Skip to Content

War and Peace in Jewish Tradition

From the Biblical World to the Present

Edited by Yigal Levin, Amnon Shapira

Routledge – 2011 – 322 pages

Series: Routledge Jewish Studies Series

Purchasing Options:

  • Add to CartHardback: $155.00
    978-0-415-58715-0
    December 21st 2011

Description

The transition between the reality of war and a hope for peace has accompanied the Jewish people since biblical times. However, the ways in which both concepts are understood have changed many times over the ages, and both have different implications for an independent nation in its own land than they do for a community of exiles living as a minority in foreign countries.

This book explores the concepts of war and peace throughout the history of Judaism. Combining three branches of learning - classical Jewish sources, from the Bible to modern times; related academic disciplines of Jewish studies, humanities, social and political sciences; and public discussion of these issues on political, military, ideological and moral levels - contributors from Israel and the USA open new vistas of investigation for the future as well as an awareness of the past. Chapters touch on personal and collective morality in warfare, survival though a long and often violent history, and creation of some of the world’s great cultural assets, in literature, philosophy and religion, as well as in the fields of community life and social autonomy.

An important addition to the current literature on Jewish thought and philosophy, this book will be of considerable interest to scholars working in the areas of Jewish Studies, theology, modern politics, the Middle East and biblical studies.

Contents

Part I: The Ancient World - War and Peace in the Bible and in Rabbinic Literature 1. The Freeing of Captives in the Ancient Near East and in the Bible David Elgavish 2. "Set Bread and Water before Them" (2 Kings 6:22): Elisha’s Order to Treat his Enemies with Mercy and its Implications Amihai Nachshon 3. Civil War in the Bible – An Unsolved Problem Amnon Shapira 4. The Wars of Joshua – Weaning Away from the Divine Yigal Levin 5. "He Teaches My Hands to War": The Semiotics of Ritual Hand Gestures in Ancient Israelite Warfare David Calabro 6. "Human, All Too Human" – Royal Name-Making in Wartime Jacob L. Wright 7. Wars between the Jews in Antiquity Meir Bar-Ilan 8. War and Aesthetics in Jewish Law Joseph Isaac Lifshitz 9. The Morality of War in Rabbinic Literature: The Call for Peace and the Limitation of the Siege Yishai Kiel 10. The Law of Obligatory War and Israeli Reality Kalman Neuman Part II: The Modern World – War and Peace in Jewish Thought and Practice 11. "A Victory of the Slavs Means a Deathblow to Democracy": The Onset of World War I and the Images of the Warring Sides among Jewish Immigrants in New York, 1914-1915 Gil Ribak 12. Moral Considerations relating to Criticism of the Warsaw Ghetto Uprising: Rabbinic Literature and the "Just War" Theory Isaac Hershkowitz 13. Ben Gurion and War Yossi Goldstein 14. The Journey After – Of One who Saw the Horrors of War: A Study of Orpaz's Daniel's Trials. Ziva Feldman 15. Peace, Secularism and Religion Avinoam Rosenak 16. Images of Technological and Moral Ambiguity: The New York Times’ Coverage of the Gaza War, Dec. 27, 2008 to Jan. 19, 2009 Carol Lea Clark 17. War, Religion and Israel’s Foreign Press Corps Yoel Cohen 18. Media Ethics in Times of War Yuval Cherlow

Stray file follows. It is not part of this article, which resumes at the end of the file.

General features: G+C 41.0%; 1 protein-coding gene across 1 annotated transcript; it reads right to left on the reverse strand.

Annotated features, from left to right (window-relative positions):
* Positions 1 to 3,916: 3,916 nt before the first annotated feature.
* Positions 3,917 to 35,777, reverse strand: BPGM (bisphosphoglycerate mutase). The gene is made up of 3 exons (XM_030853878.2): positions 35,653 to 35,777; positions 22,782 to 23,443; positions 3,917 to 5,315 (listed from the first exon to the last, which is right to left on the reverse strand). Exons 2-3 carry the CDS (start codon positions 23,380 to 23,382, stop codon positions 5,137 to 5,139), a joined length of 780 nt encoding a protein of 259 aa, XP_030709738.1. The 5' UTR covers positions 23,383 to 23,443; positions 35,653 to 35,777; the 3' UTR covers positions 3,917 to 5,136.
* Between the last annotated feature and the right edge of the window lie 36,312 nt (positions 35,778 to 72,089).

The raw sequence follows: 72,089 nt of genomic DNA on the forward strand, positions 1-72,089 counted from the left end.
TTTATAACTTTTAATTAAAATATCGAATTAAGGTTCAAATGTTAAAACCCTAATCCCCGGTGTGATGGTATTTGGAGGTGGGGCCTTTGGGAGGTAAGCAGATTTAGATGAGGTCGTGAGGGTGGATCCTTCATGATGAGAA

Author Bio

Yigal Levin is a senior lecturer at the Israel and Golda Koschitzky Department of Jewish History at Bar-Ilan University, Israel, and at the Department of Israel’s Heritage at the Ariel University Center of Samaria, Israel.

Amnon Shapira is a senior lecturer at the Department of Israel’s Heritage at the Ariel University Center of Samaria, Israel, and a past member of the Department of Bible at Bar-Ilan University, Israel.

Name: War and Peace in Jewish Tradition: From the Biblical World to the Present (Hardback)Routledge 
Description: Edited by Yigal Levin, Amnon Shapira. The transition between the reality of war and a hope for peace has accompanied the Jewish people since biblical times. However, the ways in which both concepts are understood have changed many times over the ages, and both have different implications for...
Categories: Jewish Studies, Jewish Studies, Religious History, History, Philosophy of Judaism